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Self-representations in Early Adolescence: Variations in Sibling Similarity by Sex Composition and Sibling Relationship Qualities

Authors


Wendy C. Gamble, Family Studies and Human Development, Norton School of Family and Consumer Sciences, University of Arizona, Tucson, AZ 85721-0033, USA. Email: wgamble@funsciencekids.com

Abstract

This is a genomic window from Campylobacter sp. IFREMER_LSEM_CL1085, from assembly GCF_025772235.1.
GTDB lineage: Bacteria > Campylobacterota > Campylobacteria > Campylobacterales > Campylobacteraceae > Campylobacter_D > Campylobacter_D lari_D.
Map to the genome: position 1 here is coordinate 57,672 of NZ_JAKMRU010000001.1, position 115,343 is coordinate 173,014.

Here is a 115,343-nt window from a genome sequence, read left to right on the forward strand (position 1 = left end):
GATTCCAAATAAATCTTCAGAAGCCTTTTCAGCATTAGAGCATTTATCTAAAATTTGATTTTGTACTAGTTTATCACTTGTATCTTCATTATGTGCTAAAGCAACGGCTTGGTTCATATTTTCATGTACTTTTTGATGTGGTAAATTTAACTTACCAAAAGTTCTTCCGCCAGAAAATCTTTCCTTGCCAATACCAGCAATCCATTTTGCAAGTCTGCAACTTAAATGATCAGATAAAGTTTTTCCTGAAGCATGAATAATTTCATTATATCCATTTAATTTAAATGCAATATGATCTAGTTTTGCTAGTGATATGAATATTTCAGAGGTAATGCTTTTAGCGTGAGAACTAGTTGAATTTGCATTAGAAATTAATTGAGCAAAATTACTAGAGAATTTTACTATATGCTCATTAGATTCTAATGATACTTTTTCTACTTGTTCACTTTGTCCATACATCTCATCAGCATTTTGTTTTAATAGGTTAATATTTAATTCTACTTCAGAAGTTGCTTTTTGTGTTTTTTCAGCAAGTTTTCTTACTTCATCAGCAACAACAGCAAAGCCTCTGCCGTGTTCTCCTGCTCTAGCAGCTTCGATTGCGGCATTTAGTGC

Self-representations play an important role in adolescent development. This study compared self-representations for siblings and explored whether sibling relationship characteristics are associated with similarities or differences in sibling self-concepts. We examined self-representations of 438 adolescent sibling dyads (M age younger sibling = 11.6 years, M age older = 14.3 years), finding that siblings are, on average, similar in their self-representations. This similarity varied, however, depending on sex composition and sibling relationship qualities. Results indicated that sibling modeling, warmth, and conflict were especially influential in predicting sibling resemblance vs. dissimilarity.

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